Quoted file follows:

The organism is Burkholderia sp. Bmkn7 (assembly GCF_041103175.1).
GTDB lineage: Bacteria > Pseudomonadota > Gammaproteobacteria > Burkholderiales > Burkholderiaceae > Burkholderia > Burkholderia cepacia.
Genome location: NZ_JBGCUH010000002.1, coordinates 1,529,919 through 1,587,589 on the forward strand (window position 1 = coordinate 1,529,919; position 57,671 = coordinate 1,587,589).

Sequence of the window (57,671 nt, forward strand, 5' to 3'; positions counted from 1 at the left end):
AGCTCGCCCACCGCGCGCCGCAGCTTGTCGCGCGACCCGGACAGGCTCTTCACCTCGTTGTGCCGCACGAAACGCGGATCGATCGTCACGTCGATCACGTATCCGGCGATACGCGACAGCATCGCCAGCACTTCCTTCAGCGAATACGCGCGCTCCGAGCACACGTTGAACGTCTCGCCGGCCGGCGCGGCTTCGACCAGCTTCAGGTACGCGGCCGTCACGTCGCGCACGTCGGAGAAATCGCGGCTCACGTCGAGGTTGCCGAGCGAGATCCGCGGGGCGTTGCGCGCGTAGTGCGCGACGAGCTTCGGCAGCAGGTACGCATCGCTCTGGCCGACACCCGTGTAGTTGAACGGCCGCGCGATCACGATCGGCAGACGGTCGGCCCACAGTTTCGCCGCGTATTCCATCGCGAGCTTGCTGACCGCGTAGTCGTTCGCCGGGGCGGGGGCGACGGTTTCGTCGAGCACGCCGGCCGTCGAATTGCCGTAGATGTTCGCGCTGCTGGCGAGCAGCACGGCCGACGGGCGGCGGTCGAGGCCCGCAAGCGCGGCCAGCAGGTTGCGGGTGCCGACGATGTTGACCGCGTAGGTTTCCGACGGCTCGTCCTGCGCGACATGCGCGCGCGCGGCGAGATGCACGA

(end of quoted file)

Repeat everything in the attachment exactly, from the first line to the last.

The organism is Burkholderia sp. Bmkn7 (assembly GCF_041103175.1).
GTDB lineage: Bacteria > Pseudomonadota > Gammaproteobacteria > Burkholderiales > Burkholderiaceae > Burkholderia > Burkholderia cepacia.
Genome location: NZ_JBGCUH010000002.1, coordinates 1,529,919 through 1,587,589 on the forward strand (window position 1 = coordinate 1,529,919; position 57,671 = coordinate 1,587,589).

Sequence of the window (57,671 nt, forward strand, 5' to 3'; positions counted from 1 at the left end):
AGCTCGCCCACCGCGCGCCGCAGCTTGTCGCGCGACCCGGACAGGCTCTTCACCTCGTTGTGCCGCACGAAACGCGGATCGATCGTCACGTCGATCACGTATCCGGCGATACGCGACAGCATCGCCAGCACTTCCTTCAGCGAATACGCGCGCTCCGAGCACACGTTGAACGTCTCGCCGGCCGGCGCGGCTTCGACCAGCTTCAGGTACGCGGCCGTCACGTCGCGCACGTCGGAGAAATCGCGGCTCACGTCGAGGTTGCCGAGCGAGATCCGCGGGGCGTTGCGCGCGTAGTGCGCGACGAGCTTCGGCAGCAGGTACGCATCGCTCTGGCCGACACCCGTGTAGTTGAACGGCCGCGCGATCACGATCGGCAGACGGTCGGCCCACAGTTTCGCCGCGTATTCCATCGCGAGCTTGCTGACCGCGTAGTCGTTCGCCGGGGCGGGGGCGACGGTTTCGTCGAGCACGCCGGCCGTCGAATTGCCGTAGATGTTCGCGCTGCTGGCGAGCAGCACGGCCGACGGGCGGCGGTCGAGGCCCGCAAGCGCGGCCAGCAGGTTGCGGGTGCCGACGATGTTGACCGCGTAGGTTTCCGACGGCTCGTCCTGCGCGACATGCGCGCGCGCGGCGAGATGCACGA